Slow Tyrannies: Queer Lyricism, Visual Regionalism, and the Transfigured World

Date of Award

Spring 2022

Document Type


Degree Name

Doctor of Philosophy (PhD)


English Language and Literature

First Advisor

Hammer, Langdon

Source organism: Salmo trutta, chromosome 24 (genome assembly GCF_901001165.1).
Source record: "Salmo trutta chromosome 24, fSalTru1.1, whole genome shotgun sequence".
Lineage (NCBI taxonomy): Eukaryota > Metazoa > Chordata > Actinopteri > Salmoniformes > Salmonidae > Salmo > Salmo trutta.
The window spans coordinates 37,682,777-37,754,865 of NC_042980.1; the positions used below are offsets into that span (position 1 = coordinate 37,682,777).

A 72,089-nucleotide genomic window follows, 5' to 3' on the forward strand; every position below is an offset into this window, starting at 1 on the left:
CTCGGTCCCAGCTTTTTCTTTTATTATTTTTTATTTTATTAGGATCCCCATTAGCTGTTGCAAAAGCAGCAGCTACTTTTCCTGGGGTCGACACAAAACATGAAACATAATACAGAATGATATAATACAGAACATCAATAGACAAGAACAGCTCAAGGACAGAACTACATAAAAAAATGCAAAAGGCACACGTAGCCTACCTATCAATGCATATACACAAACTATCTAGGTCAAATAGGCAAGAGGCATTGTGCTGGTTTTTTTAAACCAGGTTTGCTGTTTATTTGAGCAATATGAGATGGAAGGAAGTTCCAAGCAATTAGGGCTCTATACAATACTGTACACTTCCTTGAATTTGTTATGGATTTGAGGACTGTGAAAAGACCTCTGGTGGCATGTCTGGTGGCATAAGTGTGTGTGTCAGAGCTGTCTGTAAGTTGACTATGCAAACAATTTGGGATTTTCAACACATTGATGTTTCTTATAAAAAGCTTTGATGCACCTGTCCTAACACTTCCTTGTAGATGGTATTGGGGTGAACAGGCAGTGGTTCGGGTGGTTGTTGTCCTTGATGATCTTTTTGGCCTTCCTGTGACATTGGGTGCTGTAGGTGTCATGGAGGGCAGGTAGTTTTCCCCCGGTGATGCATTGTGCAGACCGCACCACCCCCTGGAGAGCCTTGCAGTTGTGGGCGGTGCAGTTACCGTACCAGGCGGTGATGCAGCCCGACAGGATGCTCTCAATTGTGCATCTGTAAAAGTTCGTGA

“Slow Tyrannies” uncovers and traces the development, from the 1920s through the late 1970s, of a reparative and regenerative queer American modernism that is distinguished by its commitments to intermediality, homoerotic desire, past time, and originary place. By distinguishing this literary movement from the high modernism of T. S. Eliot and Ezra Pound that has historically overshadowed and opposed it, I extend Hart Crane’s desire to produce a syncretizing representation of visionary experience, revealing how a range of poets, painters, and poet-painters including Crane, Marsden Hartley, William Faulkner, Grant Wood, John Steuart Curry, Thomas Hart Benton, Elizabeth Bishop, and John Ashbery created new forms of queer expressivity. Based on how these figures work within the space where image and text overlap, “Slow Tyrannies” deviates from normative schematizations of verbal-visual relations, which have tended to present poetry and painting as embattled camps, vying for cultural authority and governed by largely incommensurable approaches to signification, temporality, and space. I introduce a theory of “queer lyricism”—a cross-media representational praxis that encodes the ecstasies of homoerotic connection in order to forestall the ruinous consequences of stigmatization. To make this needed intervention in queer and lyric theories, I draw from semiotics, object relations, phenomenology, and Goffmanian symbolic interactionism. I deepen my argument by showing how queer lyricism, in opposition to Eliotic modernism’s phobic strictures and egoistic drive for aesthetic autonomy, attaches its intermedial desires to two complementary objectives regarding its American origins: 1) to recuperate models of transcendence arising from the American Renaissance and 2) to draw creative material from and redirect psychic energy back to the cultural peripheries where the figures in my project originated. I describe this process of rapprochement, which intensified in the 1930s and 1940s, as “visual regionalism.” Through this concept, I reorient understandings of regionalism—those efforts to distribute aesthetic authority and cultural capital beyond the metropole—by showing how they operate through imaginaries of queer nostalgia that bring the arts into intimate relation. “Slow Tyrannies” tracks the lines of affinity unspooled by queer writers and artists as they veered from the local to the global, around the gravitational center of New York, which becomes enmeshed within regional and national networks of aesthetic judgment and circulation. In addition to examining how these figures navigated literary space and constructed networks of intimacy, I develop in each chapter of the dissertation a distinctly queer approach to intermedial engagement. I anatomize how Crane’s obscure style transmediates mystic vision into a lyric artifice that is simultaneously expressive of homoerotic intensity and resistant to stigmatizing visibility. I contend that Hartley recuperates and revises Crane’s project by deploying a multimedia approach to elegy, allowing the painter from Maine to reconcile his queer identity and originary context. I show how Faulkner transitions from Eurocentric modes of abstraction to a lyricized social realism, whose uneasy centering of sexual and racial difference and whose resistance to normative regimes of aesthetic spatiotemporality place him, I argue, in homosocial allegiance with the regionalist painters Wood, Curry, and Benton. I demonstrate how the queer discontinuities of Bishop’s and Ashbery’s ekphrases puncture normative models of representational containment, and in the coda, how their visual art affirms aesthetic space as a sheltering reality that arises from and preserves queer life. Through these investigations, “Slow Tyrannies” assembles an array of queer visions and lyrical methods that transfigure the world and its representational orders.

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